Addressing Income Inequality
Growing economic inequality in the U.S. raises questions about what businesses and government can do to help bridge the gap. Columbia University professor and Nobel Prize-winning economist Joseph Stiglitz cites measures that benefit the wealthy, such as tax breaks and high executive pay, as some of the main causes of this imbalance. Compensation for senior leaders, he believes, should reflect the long-term performance of a company rather than short-term gains. This notion of focusing on the future also applies to Stigliz’s view on economic reform. He feels the government must look to long-term solutions instead of “minor tweaks” to reverse the trend of income inequality impacting this country.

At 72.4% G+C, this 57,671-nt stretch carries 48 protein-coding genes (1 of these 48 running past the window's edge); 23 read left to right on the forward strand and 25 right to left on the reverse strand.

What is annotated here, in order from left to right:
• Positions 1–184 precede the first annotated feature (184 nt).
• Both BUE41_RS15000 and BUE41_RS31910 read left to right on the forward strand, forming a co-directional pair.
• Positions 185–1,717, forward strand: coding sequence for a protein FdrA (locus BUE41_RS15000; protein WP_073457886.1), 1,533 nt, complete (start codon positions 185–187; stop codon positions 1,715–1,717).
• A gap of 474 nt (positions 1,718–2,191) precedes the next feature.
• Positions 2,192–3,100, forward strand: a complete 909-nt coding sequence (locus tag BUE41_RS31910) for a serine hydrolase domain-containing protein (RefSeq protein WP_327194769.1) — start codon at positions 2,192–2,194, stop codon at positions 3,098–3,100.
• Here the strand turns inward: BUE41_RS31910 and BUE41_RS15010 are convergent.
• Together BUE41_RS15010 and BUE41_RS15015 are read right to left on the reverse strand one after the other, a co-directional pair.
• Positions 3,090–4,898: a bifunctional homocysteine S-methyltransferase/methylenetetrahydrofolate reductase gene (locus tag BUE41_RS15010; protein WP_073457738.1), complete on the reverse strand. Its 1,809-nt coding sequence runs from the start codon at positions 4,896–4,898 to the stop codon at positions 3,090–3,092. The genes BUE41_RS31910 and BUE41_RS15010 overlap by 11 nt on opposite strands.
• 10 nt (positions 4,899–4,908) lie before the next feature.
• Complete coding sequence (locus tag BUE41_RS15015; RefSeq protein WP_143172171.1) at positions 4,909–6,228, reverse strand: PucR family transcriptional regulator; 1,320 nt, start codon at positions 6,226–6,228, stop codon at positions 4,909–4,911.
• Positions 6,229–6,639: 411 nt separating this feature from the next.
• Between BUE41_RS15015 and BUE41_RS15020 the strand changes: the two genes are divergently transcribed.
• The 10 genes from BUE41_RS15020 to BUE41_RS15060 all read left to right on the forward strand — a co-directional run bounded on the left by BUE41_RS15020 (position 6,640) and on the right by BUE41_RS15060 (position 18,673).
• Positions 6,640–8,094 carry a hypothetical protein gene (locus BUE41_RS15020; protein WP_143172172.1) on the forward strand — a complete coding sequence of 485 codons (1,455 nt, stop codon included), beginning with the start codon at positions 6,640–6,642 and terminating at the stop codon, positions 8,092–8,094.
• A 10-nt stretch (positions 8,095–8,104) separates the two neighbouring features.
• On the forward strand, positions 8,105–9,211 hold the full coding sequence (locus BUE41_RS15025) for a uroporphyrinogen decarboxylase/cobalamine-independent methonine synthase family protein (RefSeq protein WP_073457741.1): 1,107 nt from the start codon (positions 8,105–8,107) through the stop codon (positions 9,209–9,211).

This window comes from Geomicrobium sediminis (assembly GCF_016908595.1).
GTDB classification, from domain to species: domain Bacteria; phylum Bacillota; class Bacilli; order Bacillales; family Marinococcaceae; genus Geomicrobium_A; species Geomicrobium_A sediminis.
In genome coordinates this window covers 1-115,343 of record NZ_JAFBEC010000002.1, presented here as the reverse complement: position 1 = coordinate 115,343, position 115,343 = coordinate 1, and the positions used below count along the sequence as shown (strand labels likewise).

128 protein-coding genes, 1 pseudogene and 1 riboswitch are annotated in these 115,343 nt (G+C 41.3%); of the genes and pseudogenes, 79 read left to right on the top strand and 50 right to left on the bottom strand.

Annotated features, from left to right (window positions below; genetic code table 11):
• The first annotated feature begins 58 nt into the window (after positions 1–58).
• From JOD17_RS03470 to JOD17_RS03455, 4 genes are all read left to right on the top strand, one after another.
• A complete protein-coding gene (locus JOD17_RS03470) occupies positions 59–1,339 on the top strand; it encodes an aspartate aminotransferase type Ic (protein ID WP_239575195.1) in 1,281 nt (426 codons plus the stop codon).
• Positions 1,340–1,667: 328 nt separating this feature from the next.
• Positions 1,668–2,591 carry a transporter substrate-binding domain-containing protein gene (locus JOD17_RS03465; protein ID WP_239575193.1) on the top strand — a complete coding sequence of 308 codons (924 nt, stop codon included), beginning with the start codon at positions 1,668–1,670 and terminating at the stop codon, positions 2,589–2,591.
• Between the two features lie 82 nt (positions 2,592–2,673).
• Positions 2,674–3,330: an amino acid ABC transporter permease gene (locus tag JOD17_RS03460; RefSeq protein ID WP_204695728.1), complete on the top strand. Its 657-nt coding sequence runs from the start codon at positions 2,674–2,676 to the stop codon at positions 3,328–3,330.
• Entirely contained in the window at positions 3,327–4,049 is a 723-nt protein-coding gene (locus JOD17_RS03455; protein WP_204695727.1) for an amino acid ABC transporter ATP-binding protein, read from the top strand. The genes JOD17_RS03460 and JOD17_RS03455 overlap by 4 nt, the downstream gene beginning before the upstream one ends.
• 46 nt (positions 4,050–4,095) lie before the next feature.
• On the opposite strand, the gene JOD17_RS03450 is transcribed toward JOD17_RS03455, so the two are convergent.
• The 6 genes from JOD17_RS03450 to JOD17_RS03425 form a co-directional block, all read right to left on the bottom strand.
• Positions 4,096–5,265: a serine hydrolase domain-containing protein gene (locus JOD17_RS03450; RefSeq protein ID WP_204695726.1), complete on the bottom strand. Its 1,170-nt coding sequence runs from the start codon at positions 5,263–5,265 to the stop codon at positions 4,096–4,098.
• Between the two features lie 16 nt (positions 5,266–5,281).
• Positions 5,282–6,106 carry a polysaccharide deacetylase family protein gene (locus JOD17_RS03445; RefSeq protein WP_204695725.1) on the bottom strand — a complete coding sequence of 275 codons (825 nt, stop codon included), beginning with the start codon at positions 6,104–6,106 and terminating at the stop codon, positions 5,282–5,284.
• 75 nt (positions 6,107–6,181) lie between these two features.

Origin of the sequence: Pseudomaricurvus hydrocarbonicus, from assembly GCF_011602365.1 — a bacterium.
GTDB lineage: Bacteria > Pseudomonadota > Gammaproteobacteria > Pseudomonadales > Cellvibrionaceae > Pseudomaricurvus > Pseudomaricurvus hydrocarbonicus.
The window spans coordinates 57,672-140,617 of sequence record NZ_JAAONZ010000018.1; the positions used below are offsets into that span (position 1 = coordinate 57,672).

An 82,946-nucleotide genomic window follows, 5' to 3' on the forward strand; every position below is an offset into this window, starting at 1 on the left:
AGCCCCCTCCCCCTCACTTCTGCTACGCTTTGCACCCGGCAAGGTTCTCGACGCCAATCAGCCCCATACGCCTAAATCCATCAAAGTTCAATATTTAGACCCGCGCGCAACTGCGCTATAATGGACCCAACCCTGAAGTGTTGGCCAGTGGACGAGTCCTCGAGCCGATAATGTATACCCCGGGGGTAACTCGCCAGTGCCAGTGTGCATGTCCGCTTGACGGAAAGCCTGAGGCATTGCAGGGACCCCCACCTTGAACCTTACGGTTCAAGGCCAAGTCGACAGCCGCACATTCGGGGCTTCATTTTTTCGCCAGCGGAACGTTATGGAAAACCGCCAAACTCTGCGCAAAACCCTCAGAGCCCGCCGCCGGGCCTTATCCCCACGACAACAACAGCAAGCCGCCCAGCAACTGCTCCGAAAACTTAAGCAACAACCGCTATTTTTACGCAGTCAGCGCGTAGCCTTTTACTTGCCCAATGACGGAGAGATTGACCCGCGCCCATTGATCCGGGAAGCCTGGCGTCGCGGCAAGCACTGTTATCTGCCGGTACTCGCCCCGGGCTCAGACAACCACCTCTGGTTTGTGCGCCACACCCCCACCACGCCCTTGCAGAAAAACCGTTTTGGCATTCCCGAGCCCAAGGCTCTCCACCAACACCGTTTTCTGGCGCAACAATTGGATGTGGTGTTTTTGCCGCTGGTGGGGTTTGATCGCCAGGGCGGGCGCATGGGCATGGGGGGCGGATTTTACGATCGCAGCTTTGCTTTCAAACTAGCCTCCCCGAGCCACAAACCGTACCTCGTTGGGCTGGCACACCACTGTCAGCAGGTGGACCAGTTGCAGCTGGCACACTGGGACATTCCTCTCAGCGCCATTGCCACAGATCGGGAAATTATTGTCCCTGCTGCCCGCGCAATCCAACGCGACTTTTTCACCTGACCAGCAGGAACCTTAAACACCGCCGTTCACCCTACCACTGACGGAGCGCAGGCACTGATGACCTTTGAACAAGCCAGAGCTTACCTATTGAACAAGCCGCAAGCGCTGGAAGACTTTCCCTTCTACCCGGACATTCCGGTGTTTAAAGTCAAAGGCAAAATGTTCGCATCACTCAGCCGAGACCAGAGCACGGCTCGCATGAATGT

Joseph Stiglitz offers an in-depth analysis of today’s economic climate without the patina of political or business motivation, often sacrificing popularity for principle. This internationally renowned economist provides audiences with historical context and real-time information that sheds light on the recent financial crisis—how it happened and the path ahead. His insights are crucial for audiences that require a deeper understanding of the post-crisis business landscape. Stiglitz’s reputation precedes him as an engaging straight-talker. He does not shy away from complicated or difficult discussions about the current political and business environments and, specifically, on financial policy and government regulation. He is the author of several books including Freefall: America, Free Markets, and the Sinking of the World Economy (January 2010), The Price of Inequality: How Today’s Divided Society Endangers Our Future (June 2012) and The Great Divide: Unequal Societies and What We Can Do About Them (April 2015). Stiglitz regularly appears on CNN, CNBC and FOX News. Additionally, he is a syndicated columnist and his op-eds and articles have appeared in The Financial Times, Vanity Fair, and Newsweek, among others. He was awarded the Nobel Prize for his role in creating a new branch of economics called “The Economics of Information.” His work explains the circumstances in which markets do not work well, and how selective government intervention can improve their performance. In 2015, Stiglitz was named to Politico’s list of the 50 Thinkers, Doers and Visionaries transforming American politics today.